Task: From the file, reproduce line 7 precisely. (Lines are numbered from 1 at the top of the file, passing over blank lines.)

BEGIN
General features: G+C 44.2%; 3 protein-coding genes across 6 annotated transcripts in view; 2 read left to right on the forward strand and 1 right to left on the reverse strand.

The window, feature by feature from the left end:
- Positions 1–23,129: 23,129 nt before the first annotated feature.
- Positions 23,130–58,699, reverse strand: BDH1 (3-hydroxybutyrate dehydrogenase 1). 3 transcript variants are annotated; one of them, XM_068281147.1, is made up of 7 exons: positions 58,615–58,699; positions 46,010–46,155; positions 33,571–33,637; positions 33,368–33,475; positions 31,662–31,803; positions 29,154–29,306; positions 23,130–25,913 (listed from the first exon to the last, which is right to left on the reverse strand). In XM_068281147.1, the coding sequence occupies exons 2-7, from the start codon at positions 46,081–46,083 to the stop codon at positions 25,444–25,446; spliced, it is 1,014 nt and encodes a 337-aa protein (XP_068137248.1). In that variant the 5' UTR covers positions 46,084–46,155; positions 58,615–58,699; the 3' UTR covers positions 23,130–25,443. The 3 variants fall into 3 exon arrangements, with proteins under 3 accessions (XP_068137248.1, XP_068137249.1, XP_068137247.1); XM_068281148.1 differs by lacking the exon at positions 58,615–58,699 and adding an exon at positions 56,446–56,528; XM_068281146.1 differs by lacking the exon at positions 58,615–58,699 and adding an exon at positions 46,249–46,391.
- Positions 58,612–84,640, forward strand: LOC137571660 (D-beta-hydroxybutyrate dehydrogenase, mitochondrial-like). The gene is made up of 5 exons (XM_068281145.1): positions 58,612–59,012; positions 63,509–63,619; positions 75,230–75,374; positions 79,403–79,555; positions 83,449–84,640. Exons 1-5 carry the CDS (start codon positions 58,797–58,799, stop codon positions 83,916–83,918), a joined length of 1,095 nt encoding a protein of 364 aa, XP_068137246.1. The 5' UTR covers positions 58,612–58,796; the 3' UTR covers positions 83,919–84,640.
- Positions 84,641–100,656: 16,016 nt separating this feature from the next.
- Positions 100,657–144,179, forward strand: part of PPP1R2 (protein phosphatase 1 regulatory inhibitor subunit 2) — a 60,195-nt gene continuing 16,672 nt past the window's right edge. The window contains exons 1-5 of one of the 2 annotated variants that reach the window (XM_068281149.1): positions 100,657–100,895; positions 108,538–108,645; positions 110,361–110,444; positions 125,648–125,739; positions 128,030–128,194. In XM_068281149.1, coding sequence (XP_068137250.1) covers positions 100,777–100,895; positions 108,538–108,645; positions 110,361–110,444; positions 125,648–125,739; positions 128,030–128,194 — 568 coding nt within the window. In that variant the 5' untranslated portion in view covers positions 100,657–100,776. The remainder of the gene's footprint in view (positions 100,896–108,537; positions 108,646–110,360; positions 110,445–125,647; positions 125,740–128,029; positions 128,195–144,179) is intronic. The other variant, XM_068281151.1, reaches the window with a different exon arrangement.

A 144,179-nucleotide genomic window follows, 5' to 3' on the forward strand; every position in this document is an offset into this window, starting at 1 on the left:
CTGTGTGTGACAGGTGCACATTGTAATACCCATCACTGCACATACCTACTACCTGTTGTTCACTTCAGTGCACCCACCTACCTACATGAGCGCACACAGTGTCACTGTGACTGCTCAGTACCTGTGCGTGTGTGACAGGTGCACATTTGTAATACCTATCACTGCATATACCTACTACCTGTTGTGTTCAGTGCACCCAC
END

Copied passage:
- Positions 100,657–144,179, forward strand: part of PPP1R2 (protein phosphatase 1 regulatory inhibitor subunit 2) — a 60,195-nt gene continuing 16,672 nt past the window's right edge. The window contains exons 1-5 of one of the 2 annotated variants that reach the window (XM_068281149.1): positions 100,657–100,895; positions 108,538–108,645; positions 110,361–110,444; positions 125,648–125,739; positions 128,030–128,194. In XM_068281149.1, coding sequence (XP_068137250.1) covers positions 100,777–100,895; positions 108,538–108,645; positions 110,361–110,444; positions 125,648–125,739; positions 128,030–128,194 — 568 coding nt within the window. In that variant the 5' untranslated portion in view covers positions 100,657–100,776. The remainder of the gene's footprint in view (positions 100,896–108,537; positions 108,646–110,360; positions 110,445–125,647; positions 125,740–128,029; positions 128,195–144,179) is intronic. The other variant, XM_068281151.1, reaches the window with a different exon arrangement.